“Everyone’s talking about the weather,” runs a loose translation of an old German political poster, “except us.” The slogan was used to parody a period railroad ad that trumpeted the Deutsche Bahn’s storm-resistant resilience, but it also attempted a deeper point: that meaningful politics is serious business, above the fray of such trivial, provincial preoccupations as the latest shower, hail, or frost.
In a recent essay at 3 Quarks Daily, Alyssa Pelish takes the other side of the argument. At first, she wonders whether talking about the three-day forecast might really be a sort of code obscuring some underlying purpose — functioning as a form of empathy, for example. Ultimately, she sees an even greater significance in sharing news about the weather: it provides one of the few “universally shared narratives” available to everyone.
It’s true that everyone experiences weather, full stop. But the way we do seems like it might be more effective at fostering individual communities rather than any single, universal one. Think, for example, of a snowstorm, when the collective, Herculean task of removing tons and tons of heavy, disruptive white stuff requires a city’s residents to work together — and, together, to interact with their government — at the most intimate, personal level.
In December, New Yorkers — recently on the verge of being torn apart by such minutia as the color of a bike lane — put on a rare show of unity when Michael Bloomberg’s administration appeared to fumble the response to a major blizzard. The mayor’s failure to declare a snow emergency left subway riders stranded on trains stuck in the snowdrifts, mountains of trash piled up on the sidewalks, entire outer borough neighborhoods unplowed, and, allegedly, caused the deaths of several people who were unable to make it to hospitals as ambulances were forced to crawl through socked-in streets. No one was left satisfied with the response.
And the barbed reaction — possibly the biggest crisis of Bloomberg’s surprisingly smooth political career — didn’t subside. Further criticism was in store when the city appeared to have over-prepared for the next storm. Even when New York seemed to have finally gotten the balance right, both children and their parents appeared dazed that Bloomberg had decided to keep schools open following a major — but deftly handled — storm.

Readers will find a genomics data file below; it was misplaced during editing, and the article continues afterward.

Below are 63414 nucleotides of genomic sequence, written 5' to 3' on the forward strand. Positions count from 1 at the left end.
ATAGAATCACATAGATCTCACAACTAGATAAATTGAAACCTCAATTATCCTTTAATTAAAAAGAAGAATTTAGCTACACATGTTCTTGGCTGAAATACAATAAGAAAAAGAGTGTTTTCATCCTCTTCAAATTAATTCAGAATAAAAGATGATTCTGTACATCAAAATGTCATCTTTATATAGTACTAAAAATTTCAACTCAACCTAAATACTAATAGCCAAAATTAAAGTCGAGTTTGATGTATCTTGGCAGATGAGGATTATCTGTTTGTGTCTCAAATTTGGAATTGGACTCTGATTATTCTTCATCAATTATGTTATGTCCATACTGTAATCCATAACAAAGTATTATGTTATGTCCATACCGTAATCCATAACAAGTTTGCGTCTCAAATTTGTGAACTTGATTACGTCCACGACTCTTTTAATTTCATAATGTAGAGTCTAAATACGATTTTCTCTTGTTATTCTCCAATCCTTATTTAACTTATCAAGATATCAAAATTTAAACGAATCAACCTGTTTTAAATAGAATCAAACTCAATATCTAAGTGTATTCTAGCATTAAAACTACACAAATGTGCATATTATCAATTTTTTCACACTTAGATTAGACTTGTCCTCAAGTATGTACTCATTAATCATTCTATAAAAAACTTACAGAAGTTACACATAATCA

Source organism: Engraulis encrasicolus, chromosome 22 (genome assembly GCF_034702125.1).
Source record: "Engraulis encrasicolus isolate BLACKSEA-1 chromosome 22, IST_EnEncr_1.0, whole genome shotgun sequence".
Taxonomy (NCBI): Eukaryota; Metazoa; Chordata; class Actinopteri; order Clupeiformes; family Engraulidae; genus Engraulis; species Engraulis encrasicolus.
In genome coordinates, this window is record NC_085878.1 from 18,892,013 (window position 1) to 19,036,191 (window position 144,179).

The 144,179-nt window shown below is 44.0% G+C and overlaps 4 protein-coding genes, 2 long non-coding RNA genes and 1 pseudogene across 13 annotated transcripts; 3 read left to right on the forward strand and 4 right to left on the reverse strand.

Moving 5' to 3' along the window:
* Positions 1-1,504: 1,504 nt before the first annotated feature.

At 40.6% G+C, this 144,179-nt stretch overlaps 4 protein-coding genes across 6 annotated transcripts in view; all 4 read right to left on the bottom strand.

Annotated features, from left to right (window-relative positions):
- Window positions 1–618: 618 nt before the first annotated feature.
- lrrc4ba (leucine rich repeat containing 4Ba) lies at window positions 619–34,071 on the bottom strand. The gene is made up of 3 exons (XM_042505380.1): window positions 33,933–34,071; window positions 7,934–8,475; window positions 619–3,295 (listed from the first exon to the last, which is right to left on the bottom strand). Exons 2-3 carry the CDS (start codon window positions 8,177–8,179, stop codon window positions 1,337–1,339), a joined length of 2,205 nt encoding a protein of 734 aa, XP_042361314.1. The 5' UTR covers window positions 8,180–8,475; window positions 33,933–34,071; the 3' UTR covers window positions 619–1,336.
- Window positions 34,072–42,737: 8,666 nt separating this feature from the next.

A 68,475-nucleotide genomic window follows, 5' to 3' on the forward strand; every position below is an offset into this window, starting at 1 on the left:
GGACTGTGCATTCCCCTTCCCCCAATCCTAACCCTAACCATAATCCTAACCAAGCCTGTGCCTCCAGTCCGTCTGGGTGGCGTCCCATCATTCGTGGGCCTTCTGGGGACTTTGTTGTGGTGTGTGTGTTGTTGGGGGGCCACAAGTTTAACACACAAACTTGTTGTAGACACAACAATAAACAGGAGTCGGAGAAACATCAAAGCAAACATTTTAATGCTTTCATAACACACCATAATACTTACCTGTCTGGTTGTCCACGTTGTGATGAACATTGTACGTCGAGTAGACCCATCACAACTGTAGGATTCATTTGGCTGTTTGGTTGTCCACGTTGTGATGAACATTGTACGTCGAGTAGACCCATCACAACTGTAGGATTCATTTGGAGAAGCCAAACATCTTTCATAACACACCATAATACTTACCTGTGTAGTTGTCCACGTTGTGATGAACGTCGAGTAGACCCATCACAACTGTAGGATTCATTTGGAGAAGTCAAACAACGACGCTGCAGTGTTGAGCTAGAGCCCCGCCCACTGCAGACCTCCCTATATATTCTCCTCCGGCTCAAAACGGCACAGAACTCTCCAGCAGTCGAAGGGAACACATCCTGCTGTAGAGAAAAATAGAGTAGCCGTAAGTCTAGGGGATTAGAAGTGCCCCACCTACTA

Still, blizzards have a way of making or breaking mayors everywhere. Newark’s Cory Booker earned almost incredulous praise for his efforts to respond to snowbound residents via Twitter after that same epic storm last December. But Chicago mayor Michael Bilandic was famously ousted in the 1970s after a particularly substandard cleanup. And his name was on tips of New Yorkers’ tongues during Bloomberg’s snow-related snafu. All politics are local because local politics don’t occur in isolation from one another.
And New York’s latest large snowfall resonated in unlikely places. Tapping his iPad by candlelight, Dan Hill, who blogs at City of Sound, wrote an epic account of this month’s Brisbane floods. At one point, though, Hill pauses his Brisbane narrative to take note of the striking parallels he found in tweets from a wintry US. “It was bizarre to read various dispatches from snow-bound New York,” he wrote. “As Andrew Blum noted, as he was shoveling snow from Brooklyn sidewalks, it’s a big small world.” Blum’s tweet, for its part, noted Hill’s “Brisbane dispatches ringing in my ear”.
The common thread is probably easier to see now than it was several decades ago, before the internet made local news accessible worldwide and Twitter helped turn personalized empathy instantaneous, but it’s always been there, the product of common experiences. This winter, more northerly — and often more snow-ready — Boston has had fewer snow-related snafus than New York. Its biggest issue has probably been confrontations with longtime residents, who have a custom of becoming fiercely territorial about newly dug-out parking spaces — occasionally even resorting to violence to protect them. Still, there’s a similar sense of frustrated futility in the snow removal operation portrayed this time lapse video taken for the Boston Globe.
Shot last month in Copley Square by photographer Dina Rudick, its cutting emphasizes the ceaseless, repetitive task Boston’s plowmen and shovelers face, an experience that’s likely to be more than familiar to both by their New York counterparts and those bailing out basements or fighting rising rivers in Brisbane. The video is really a still, a snapshot of a storm’s dramatic climax that, for all that it’s often unwelcome, is equally familiar. We know the city will eventually survive, but the clip ends well before the howling wind and mounting precipitation do, making even the attempt to put a dent in the accumulation building up on streets and sidewalks seem all the more impossibly Sisyphean.
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